It is not in Max King’s mantra to specialise. In his remarkable career he has performed with pride in everything from the 3000m steeplechases to 100-mile ultra endurance slogs. SPIKES meets the indefatigable 34-year-old running sensation.

Versatility is not a weakness for Max King: it is the means that has allowed him to excel.

“My take on it is running is running,” the American says. “It is all the same mechanics. There is something to be said for focusing on one event and being really good at it, but for me I would just burn out.

“I’ve always been fine with doing lots of different things and I’ve been motivated by that. Changing it up constantly works for me.”

Born and raised in Sacramento, California, King was decent but no “world beater” as a schoolboy and never qualified for a track state meet at high school. His athletics improved while attending Cornell University where he achieved All-American status. But burned out from training, he took a couple of years out of the sport to focus on triathlon and adventure racing.

However, the man who now lives in Bend, Oregon, missed the “competitive side” and was pleasantly surprised with the outcome on returning for the 2005 US Cross Country Championships.

“I placed 12th against a lot of pro runners and ended up beating a few guys I would never have been close to at college,” he says. “From then I decided to rededicate myself to track, cross country and road running. I attributed my good form to the training I had put in at college and the fact that I now had a job and, unlike when I was at college, I was sleeping and eating properly.” 

His rededication started to yield some noteworthy results. He finished inside the top 60 at World Cross Country Championships in 2006 (and again in 2008), 34th at the World Road Running Championships in the same year, and ran an 8:31 steeplechase in 2007.

Max King ()

Max King: “I knew I could be good at it, I just needed to figure out how to run the races”

In 2008 he joined the Oregon Track Club in an effort to secure his main goal for the year – qualifying for the US steeplechase team for the 2008 Beijing Olympics. Yet after failing to advance from his heat in Eugene and “bummed out” from the disappointment, King entered his very first 50km trail race.

Despite his inexperience and finishing at a “run/walk” for the final seven miles, he won the race and so began a whole new chapter of his athletics life.

“I loved it,” says the 5ft 6ins tall King. “I knew I could be good at it, I just needed to figure out how to run the races.”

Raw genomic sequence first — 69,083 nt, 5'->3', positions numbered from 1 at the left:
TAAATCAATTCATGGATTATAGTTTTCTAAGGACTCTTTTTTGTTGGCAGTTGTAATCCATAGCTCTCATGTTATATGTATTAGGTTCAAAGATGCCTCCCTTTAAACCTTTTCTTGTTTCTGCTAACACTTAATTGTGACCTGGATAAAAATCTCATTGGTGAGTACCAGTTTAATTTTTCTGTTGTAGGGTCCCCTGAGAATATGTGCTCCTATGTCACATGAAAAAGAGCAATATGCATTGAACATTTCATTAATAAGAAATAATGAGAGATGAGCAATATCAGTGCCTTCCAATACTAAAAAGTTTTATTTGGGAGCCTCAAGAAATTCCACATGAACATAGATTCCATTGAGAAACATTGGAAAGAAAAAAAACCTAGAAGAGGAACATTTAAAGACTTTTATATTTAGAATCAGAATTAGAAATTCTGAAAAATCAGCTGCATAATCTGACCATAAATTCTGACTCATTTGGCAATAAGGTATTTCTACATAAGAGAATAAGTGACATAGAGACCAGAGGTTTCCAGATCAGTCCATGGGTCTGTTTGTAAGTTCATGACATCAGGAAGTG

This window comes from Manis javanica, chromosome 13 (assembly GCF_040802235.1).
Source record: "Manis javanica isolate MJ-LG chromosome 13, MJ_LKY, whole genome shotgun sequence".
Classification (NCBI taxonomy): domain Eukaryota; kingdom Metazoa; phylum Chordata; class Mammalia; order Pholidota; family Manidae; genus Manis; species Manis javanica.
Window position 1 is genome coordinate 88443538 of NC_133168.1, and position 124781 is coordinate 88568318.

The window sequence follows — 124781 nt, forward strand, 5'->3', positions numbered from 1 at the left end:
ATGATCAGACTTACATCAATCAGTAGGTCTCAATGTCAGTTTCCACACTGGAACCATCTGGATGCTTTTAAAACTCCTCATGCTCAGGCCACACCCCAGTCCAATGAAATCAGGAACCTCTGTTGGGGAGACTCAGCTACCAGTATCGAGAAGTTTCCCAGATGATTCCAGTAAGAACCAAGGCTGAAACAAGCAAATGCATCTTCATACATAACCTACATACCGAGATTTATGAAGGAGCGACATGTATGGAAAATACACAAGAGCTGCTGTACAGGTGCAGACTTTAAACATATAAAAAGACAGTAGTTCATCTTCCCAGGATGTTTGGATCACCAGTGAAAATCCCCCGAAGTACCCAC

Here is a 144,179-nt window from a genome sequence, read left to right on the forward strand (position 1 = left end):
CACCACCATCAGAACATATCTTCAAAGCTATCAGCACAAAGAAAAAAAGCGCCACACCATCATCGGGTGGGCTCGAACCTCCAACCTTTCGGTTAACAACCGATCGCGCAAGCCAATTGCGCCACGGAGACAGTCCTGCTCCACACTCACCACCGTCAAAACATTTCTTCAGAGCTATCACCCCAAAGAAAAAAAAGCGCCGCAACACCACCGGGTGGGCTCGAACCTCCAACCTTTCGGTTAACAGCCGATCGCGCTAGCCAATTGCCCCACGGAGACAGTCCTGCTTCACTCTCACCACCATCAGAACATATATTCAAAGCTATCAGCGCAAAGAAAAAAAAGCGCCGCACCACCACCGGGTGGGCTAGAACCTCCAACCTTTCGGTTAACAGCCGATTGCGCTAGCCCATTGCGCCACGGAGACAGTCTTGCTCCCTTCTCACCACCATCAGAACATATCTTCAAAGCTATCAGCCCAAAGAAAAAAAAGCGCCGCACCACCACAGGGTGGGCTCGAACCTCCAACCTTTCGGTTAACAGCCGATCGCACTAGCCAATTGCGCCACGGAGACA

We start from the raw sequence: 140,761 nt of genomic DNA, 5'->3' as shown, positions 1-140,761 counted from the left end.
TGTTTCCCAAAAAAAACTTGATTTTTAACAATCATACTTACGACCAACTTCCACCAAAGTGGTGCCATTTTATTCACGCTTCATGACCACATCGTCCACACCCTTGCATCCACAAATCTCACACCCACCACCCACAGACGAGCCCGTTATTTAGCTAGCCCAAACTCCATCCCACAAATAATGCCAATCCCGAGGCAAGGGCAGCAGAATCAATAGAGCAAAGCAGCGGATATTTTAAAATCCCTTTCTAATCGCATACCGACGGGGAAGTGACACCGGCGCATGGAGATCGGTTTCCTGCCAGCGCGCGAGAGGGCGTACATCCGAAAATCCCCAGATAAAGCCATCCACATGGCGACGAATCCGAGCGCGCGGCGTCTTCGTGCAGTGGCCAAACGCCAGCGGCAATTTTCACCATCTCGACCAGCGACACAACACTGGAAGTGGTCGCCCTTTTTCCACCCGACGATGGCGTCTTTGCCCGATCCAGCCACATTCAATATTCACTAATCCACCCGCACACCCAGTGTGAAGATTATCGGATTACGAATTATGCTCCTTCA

Such was his new-found passion for racing long distances on different terrains, in 2009 he quit his full-time engineering job to work in a shoe store so he could devote more time to running. It was a huge – and some might say foolhardy – gamble that meant a significant pay cut (although his wife offers financial support by working as an engineer). But it is not one he has regretted.

“My family were somewhat supportive [of the decision], but I wouldn’t say totally supportive,” he says. “I just had to make it viable and sustainable by bringing in enough sponsorship dollars, prize money, working a part-time job and offering some coaching.”

The gamble has paid off. Over the past five years King has captured global titles at the 2011 World Mountain Running Championships, 2014 World 100km Championships and three Xterra Trail Running world titles.

King, who admits to taking on board an average of between 3500-4000 calories per day and has a daily dark chocolate addiction, has also discovered competing in multiple events is no bar to success in more traditional disciplines. In 2009 and 2011 he finished in the top 40 at the World Cross Country Championships; at the 2012 US Olympic Trials he set a steeplechase PB of 8:30.54 to finish sixth.

As if running wasn't enough, King also likes a bit of skiing

Rather than finding a constantly shifting training pattern and having to prepare for different events a drag, King says the variety is what keeps things interesting.

“I run with the same basic principle that I need to include a mix of long runs, tempo training and interval work, and when I get closer towards a big race I tailor my training to suit,” he says. “So if I have a 100km to run, I will do more road running. Doing something new and switching surfaces and events keeps my mind fresh and makes it easier to jump back and forth.”

Picking out a career highlight is tough, but when pressed he selects his World Mountain Running and World 100km titles, although he also has a great amount of pride for his sixth-place finish in the steeplechase at the 2012 US Olympic Trials.

He loves the competitive side of the sport and intends to carry on competing into his 40s; next year he is targeting a prominent showing in the historic Comrades Marathon in South Africa. Also on his bucket list is the Cinque Mulini cross country race in Italy, which is centred a collection of water mills.

King is a man of few limits. Even when pressed to name a challenge he would turn down, he struggles.

“In terms of running not too much, but I don’t think I could ever bring myself to do a 100 miler on the track, but never say never.”

Given his track record, we never would.

Photography: Paul Nelson